Supporters of Melsonby sub-postmaster convicted of murder campaign for review

Robin Garbutt supporters outside the outside the HQ of the Criminal Cases Review Commission.

Supporters of a man convicted of murdering his wife at Melsonby Post office have protested outside the headquarters of the Criminal Cases Review Commission (CCRC).

Robin Garbutt was convicted of the murder of his wife, Diana, after a jury trial at Teesside Crown Court in 2011.

He was sentenced to life imprisonment with a minimum term of 20 years.

Garbutt has already appealed once against the conviction and lost.

The CCRC later rejected a bid for a further appeal, ruling that “there is no real possibility” that the Court of Appeal would overturn Garbutt’s murder conviction.

However, Garbutt’s supporters are urging the CCRC to review that decision.

They joined human rights campaigner Peter Tatchell at the protest in Birmingham, which called for a “swifter and fairer” assessment of cases submitted by prisoners who are protesting their innocence and seeking a review of their conviction.

The protest was organised by the campaign group, Innocent: Failed by the CCRC – an umbrella group set up by the Jeremy Bamber Innocence Campaign (JBIC).

The protesters held placards including which one read ‘Freedom for Robin Garbutt’.

The protest criticised the CCRC’s “delays, incompetence and bias against prisoners who have presented evidence of wrongful convictions”.

Emma Morris, from the Bamber campaign team, said: “We set up Innocent: Failed by the CCRC as an alliance to bring together those who are being failed by the CCRC in a similar way to Jeremy Bamber.

“There are many people fighting their cases with the CCRC that may have thought the problems they were having with the CCRC were unique to them.

“However, coming together with others shows it’s not just you, or the case you’re fighting for; the problems are endemic within the CCRC.

“They have less than a 2% referral rate back to the Court of Appeal, and we’re hearing so many stories of those who turned to them for help but were, instead, failed by the CCRC.”

Diana was found beaten to death in an upstairs bedroom at the property after her husband dialled 999 and said armed robbers had attacked his wife before leaving committing the robbery.

Police and paramedics initially responded to a report of an armed robbery and detectives appealed for help to catch a man wearing a balaclava who was brandishing a gun.

However, they arrested Garbutt on suspicion of murdering his wife three weeks later, and established that he had beaten her with a 30cm iron bar as she slept in the flat above the shop.

Garbutt was convicted after the prosecution provided evidence which showed a number of holes in his account.

Diana and Garbutt had eaten a fish and chip supper about 8.30pm on the night before the murder.

An expert witness told the trial that tests on the contents of Diana’s stomach suggested she was killed between 2.30am and 4.30am, before her husband opened up the shop.

Paramedics also told police that the body was in the first stages of rigor mortis when they arrived and that she must have died in the early hours.

This did not fit with Garbutt’s claim that his wife must have been killed shortly before the robbery which he said took place at 8.35am when the post office safe was automatically unlocked.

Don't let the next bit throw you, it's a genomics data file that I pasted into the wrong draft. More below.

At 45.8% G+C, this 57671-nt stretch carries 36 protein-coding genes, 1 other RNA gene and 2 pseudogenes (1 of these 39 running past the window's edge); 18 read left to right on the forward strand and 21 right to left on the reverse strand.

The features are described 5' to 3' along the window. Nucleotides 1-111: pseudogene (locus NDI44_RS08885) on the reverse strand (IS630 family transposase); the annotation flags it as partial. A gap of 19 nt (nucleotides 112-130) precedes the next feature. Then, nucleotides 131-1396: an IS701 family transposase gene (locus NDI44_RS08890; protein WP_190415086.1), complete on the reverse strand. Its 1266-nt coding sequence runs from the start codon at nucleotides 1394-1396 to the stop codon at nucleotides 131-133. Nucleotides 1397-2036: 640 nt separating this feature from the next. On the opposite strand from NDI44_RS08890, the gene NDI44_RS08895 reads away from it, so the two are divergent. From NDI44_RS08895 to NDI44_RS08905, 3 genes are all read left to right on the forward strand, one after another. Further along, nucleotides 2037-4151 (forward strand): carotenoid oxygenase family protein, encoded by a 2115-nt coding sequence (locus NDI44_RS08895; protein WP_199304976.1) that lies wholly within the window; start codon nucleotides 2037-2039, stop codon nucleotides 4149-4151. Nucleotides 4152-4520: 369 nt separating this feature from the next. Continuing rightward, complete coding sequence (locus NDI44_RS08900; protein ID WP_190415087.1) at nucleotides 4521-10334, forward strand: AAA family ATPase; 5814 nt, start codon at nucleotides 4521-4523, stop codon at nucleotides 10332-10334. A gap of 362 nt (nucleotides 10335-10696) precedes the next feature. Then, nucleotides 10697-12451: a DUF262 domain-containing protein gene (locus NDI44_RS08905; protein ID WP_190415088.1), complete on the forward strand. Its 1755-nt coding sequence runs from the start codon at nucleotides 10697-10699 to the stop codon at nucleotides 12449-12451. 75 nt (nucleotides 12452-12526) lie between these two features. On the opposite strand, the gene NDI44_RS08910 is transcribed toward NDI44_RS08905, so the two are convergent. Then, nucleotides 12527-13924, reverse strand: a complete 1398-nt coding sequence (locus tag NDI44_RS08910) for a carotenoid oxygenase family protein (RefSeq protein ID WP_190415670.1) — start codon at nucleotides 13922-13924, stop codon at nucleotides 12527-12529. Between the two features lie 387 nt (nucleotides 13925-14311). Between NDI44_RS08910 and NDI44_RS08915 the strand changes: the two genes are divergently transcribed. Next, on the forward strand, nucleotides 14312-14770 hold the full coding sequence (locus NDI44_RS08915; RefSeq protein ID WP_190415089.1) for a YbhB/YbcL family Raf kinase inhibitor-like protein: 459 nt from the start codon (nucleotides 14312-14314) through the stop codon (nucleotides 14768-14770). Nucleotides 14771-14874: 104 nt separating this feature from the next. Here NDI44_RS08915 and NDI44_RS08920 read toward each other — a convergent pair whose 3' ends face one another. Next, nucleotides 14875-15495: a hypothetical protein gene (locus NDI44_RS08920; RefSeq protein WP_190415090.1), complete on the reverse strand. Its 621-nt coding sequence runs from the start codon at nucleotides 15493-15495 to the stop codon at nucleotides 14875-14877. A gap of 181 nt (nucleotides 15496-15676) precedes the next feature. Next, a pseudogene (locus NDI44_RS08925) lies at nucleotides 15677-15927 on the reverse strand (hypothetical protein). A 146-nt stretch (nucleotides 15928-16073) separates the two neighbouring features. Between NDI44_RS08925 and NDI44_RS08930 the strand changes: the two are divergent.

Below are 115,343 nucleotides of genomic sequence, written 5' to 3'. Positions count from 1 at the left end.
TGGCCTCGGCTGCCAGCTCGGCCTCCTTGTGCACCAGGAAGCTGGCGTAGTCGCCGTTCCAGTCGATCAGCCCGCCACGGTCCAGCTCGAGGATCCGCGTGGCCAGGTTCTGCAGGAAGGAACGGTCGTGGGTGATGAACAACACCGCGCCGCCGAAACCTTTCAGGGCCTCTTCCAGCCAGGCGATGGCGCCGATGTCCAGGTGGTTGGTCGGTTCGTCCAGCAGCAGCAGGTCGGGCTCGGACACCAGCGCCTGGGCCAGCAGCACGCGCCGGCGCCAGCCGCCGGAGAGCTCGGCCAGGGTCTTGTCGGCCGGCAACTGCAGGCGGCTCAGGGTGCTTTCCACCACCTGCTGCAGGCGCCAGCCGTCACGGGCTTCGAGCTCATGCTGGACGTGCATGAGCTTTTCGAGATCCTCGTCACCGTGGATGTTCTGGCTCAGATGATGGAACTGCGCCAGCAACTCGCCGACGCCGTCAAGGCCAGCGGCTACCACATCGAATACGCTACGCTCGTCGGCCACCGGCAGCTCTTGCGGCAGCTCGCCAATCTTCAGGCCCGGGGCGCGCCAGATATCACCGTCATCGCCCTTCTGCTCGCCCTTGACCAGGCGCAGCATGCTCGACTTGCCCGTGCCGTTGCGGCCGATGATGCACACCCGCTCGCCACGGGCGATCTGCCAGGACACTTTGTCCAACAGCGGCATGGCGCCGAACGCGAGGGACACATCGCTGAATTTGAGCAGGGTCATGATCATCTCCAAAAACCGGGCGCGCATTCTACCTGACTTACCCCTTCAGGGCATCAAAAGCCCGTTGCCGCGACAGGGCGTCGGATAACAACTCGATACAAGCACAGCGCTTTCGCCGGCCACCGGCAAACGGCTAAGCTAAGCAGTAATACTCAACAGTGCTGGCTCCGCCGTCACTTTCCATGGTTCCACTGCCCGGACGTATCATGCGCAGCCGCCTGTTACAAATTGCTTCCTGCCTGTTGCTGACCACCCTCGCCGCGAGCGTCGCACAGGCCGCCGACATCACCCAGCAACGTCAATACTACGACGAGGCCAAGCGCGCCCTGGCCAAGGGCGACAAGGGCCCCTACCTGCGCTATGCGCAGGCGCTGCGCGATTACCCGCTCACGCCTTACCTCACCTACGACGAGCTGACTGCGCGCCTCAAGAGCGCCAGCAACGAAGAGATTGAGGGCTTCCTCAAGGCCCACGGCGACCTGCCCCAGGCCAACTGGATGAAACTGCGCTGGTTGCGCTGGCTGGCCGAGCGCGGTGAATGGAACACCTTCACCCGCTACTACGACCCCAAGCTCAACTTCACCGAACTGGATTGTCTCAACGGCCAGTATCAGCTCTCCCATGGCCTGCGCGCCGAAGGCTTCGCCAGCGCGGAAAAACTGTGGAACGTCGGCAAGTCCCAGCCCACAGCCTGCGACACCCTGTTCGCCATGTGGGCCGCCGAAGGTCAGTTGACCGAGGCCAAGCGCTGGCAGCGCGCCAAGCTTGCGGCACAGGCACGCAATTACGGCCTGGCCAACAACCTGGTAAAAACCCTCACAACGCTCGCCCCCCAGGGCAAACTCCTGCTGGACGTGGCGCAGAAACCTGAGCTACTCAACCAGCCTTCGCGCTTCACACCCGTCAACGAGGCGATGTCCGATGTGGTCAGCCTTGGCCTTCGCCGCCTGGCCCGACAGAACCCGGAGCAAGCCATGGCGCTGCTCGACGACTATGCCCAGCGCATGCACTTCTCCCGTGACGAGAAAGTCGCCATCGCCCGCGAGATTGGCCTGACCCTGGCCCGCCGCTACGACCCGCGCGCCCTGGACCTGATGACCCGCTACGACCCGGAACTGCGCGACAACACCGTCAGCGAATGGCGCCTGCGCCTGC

The jury also heard that with the 999 call being made at 8.37am, it would have given Garbutt just 120 seconds to have been confronted by the robber, ordered to lock the shop door, empty the safe of £10,000 into a bag, empty the till, watch the robber leave out the back door, run upstairs to find his wife’s body and then alert the emergency services.

The trial was told how in 2009 the couple, who married in 2003, had eight holidays, including weekends in Amsterdam paying two visits to the Hard Rock Cafe, a trip to York, Paris and Northumberland.

A week after the murder they were due to fly to America for a three-week holiday at a cost of £3,000.

Garbutt had six credit cards, all with large and increasing balances.

The prosecution suggested he had been taking money from the post office account to pay for their expensive lifestyle and to keep his wife happy, as she became disinterested in the marriage and the lifestyle, and began to look for a new man by joining a dating website.

Earlier this year, Diana’s mother accused Garbutt of exploiting the Horizon post office scandal in his latest bid to get out of prison.

Agnes Gaylor has spoken out after the prisoner claimed evidence from the discredited Post Office system was used to secure his conviction for the killing.

The last time the CCRC rejected Garbutt’s application to go to the Court of Appeal they ruled that figures from the Horizon system were not essential to his conviction for murder.

Mr Justice Openshaw, who sentenced Garbutt to life in prison, said Garbutt’s account was a “ludicrous story from beginning to end”.

He added: “There was no struggle, she never awoke. He struck three savage blows, smashing her skull and causing her immediate death as clearly he intended.

“He feigned cheerfulness as he served customers, as he attempted to deceive them that all was well. He has always accompanied his lies with sanctimonious lies of his love for her. The jury have exposed this as pure humbug.

“This was a brutal, planned, cold-blooded murder of his wife as she lay sleeping in bed.”

 

1 Comment

  1. I would suggest anyone reading this look at this weeks Private Eye and their huge piece on this case quoting “When Garbutt was jailed in 2011, the prosection case was at its strongest.He was only convicted by a 10-2 jury,suggesting then that 2 jurors had reasonable doubt.Now the case has crumbled piece by piece,the big queston is whether the CCRC will continue to deny Robin Garbutt a fair trial”

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